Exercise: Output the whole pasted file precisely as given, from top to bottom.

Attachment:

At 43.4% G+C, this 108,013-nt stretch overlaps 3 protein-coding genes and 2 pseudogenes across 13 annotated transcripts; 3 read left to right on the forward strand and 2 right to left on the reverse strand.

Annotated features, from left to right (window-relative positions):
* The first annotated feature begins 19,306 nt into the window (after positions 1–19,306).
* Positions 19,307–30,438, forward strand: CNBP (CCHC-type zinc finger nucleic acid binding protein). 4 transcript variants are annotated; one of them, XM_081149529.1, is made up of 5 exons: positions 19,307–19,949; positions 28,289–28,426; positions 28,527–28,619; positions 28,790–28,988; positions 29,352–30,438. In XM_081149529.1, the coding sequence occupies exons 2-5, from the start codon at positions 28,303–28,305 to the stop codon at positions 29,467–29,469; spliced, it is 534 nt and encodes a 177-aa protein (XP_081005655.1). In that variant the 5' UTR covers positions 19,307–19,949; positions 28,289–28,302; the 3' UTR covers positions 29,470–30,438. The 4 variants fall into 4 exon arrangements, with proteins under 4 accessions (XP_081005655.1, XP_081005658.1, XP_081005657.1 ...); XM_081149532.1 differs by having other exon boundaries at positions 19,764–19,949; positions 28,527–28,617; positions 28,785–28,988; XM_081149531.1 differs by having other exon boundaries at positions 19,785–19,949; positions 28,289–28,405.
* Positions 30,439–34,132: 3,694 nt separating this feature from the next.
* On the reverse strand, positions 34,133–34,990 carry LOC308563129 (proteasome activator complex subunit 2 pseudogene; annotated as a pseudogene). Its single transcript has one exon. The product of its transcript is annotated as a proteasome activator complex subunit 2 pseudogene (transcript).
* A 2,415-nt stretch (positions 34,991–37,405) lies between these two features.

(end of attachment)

At 43.4% G+C, this 108,013-nt stretch overlaps 3 protein-coding genes and 2 pseudogenes across 13 annotated transcripts; 3 read left to right on the forward strand and 2 right to left on the reverse strand.

Annotated features, from left to right (window-relative positions):
* The first annotated feature begins 19,306 nt into the window (after positions 1–19,306).
* Positions 19,307–30,438, forward strand: CNBP (CCHC-type zinc finger nucleic acid binding protein). 4 transcript variants are annotated; one of them, XM_081149529.1, is made up of 5 exons: positions 19,307–19,949; positions 28,289–28,426; positions 28,527–28,619; positions 28,790–28,988; positions 29,352–30,438. In XM_081149529.1, the coding sequence occupies exons 2-5, from the start codon at positions 28,303–28,305 to the stop codon at positions 29,467–29,469; spliced, it is 534 nt and encodes a 177-aa protein (XP_081005655.1). In that variant the 5' UTR covers positions 19,307–19,949; positions 28,289–28,302; the 3' UTR covers positions 29,470–30,438. The 4 variants fall into 4 exon arrangements, with proteins under 4 accessions (XP_081005655.1, XP_081005658.1, XP_081005657.1 ...); XM_081149532.1 differs by having other exon boundaries at positions 19,764–19,949; positions 28,527–28,617; positions 28,785–28,988; XM_081149531.1 differs by having other exon boundaries at positions 19,785–19,949; positions 28,289–28,405.
* Positions 30,439–34,132: 3,694 nt separating this feature from the next.
* On the reverse strand, positions 34,133–34,990 carry LOC308563129 (proteasome activator complex subunit 2 pseudogene; annotated as a pseudogene). Its single transcript has one exon. The product of its transcript is annotated as a proteasome activator complex subunit 2 pseudogene (transcript).
* A 2,415-nt stretch (positions 34,991–37,405) lies between these two features.